Just a counterpoint to “consciousness is everything” being rare; this ideology is a major part of most esoteric movements. New Age, Gnostics, some forms of Wicca and noe-paganism all suggest that consciousness is the ultimate reality. On the more philosophical side, Pantheists would believe much the same thing.

I’m familiar with all these movements, pretty much all mystic traditions believe this. I identify as a panentheist myself. It’s quite mainstream in Hinduism too. But I believe even Western intellectuals will come around to a particular version of it (which ofc has plenty of overlap with many world traditions).

An overview of statistical inference inspired by the seeming statistical illiteracy of most of this community as seen in discussions of Aella. It was pretty hard to read, and made me doubt if the crowd here is equally clueless about other things where I'm less knowledgeable.

I'd be very interested in this!

On my list: A review of the book/anime series Legend of the Galactic Heroes.

Well spoilers for the book series (as opposed to the anime): the translation sucks. The translation for the first two books was decent, but they changed translators starting with book three and everything was much harder to follow or make sense of. And I had watched the entire original anime before reading the books, and even with my knowledge of the characters and story it was tough.

I have a few effort post ideas but I really don't have time to sit down and write them right now.

  1. How the arts are reacting and could potentially react to AI advancements, how performative arts will change verses recorded arts.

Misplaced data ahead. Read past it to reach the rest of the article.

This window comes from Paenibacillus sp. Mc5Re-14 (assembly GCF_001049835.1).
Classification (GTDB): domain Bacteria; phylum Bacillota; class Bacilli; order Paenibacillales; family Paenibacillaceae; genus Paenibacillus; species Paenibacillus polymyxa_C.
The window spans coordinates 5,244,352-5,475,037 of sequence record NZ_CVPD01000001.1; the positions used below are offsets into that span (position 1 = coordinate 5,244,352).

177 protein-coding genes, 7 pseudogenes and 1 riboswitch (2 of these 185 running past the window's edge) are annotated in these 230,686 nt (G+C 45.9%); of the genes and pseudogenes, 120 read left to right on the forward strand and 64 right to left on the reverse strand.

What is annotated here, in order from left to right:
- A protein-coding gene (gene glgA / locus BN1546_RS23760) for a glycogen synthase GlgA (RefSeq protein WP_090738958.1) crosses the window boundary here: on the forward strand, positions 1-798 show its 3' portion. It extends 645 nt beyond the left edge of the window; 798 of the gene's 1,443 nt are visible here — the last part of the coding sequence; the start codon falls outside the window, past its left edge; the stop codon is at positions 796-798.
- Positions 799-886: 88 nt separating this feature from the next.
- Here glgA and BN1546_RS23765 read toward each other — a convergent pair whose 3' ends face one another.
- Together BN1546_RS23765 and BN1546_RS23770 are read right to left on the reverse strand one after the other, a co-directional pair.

2. How the internet causes radicalization because there is too much information, causing tribalism as an easy and ineffective method to filter information.

2a) Why cultural elitism has shifted from having excess goods to limiting 'rare' goods - gluten free, extreme diets, superfoods, organics, etc.

  1. While patriarchal hierarchies and organization have noted and codified negatives, matriarchal organizations have less outwardly and clear-cut outgroups but are even more stifling and cause potentially worse negative externalities.

  2. How modern gender roles, trans-humanism, and lgbt rhetoric does the exact opposite of what it intends to do - it doesn't break down gender roles but enforces and codifies them.

  3. The 'normie' vs 'conspiracy' - the statistically average viewpoint of any given event frequently fails to hold up upon closer examination vs the people who closely follow an event/thing (for example, low information atheist vs high information atheist vs Cafeteria Catholic vs studied Catholic.

  4. Financial debt - how the government leverages people in significant financial debt to consolidate power.

How the internet causes radicalization because there is too much information, causing tribalism as an easy and ineffective method to filter information.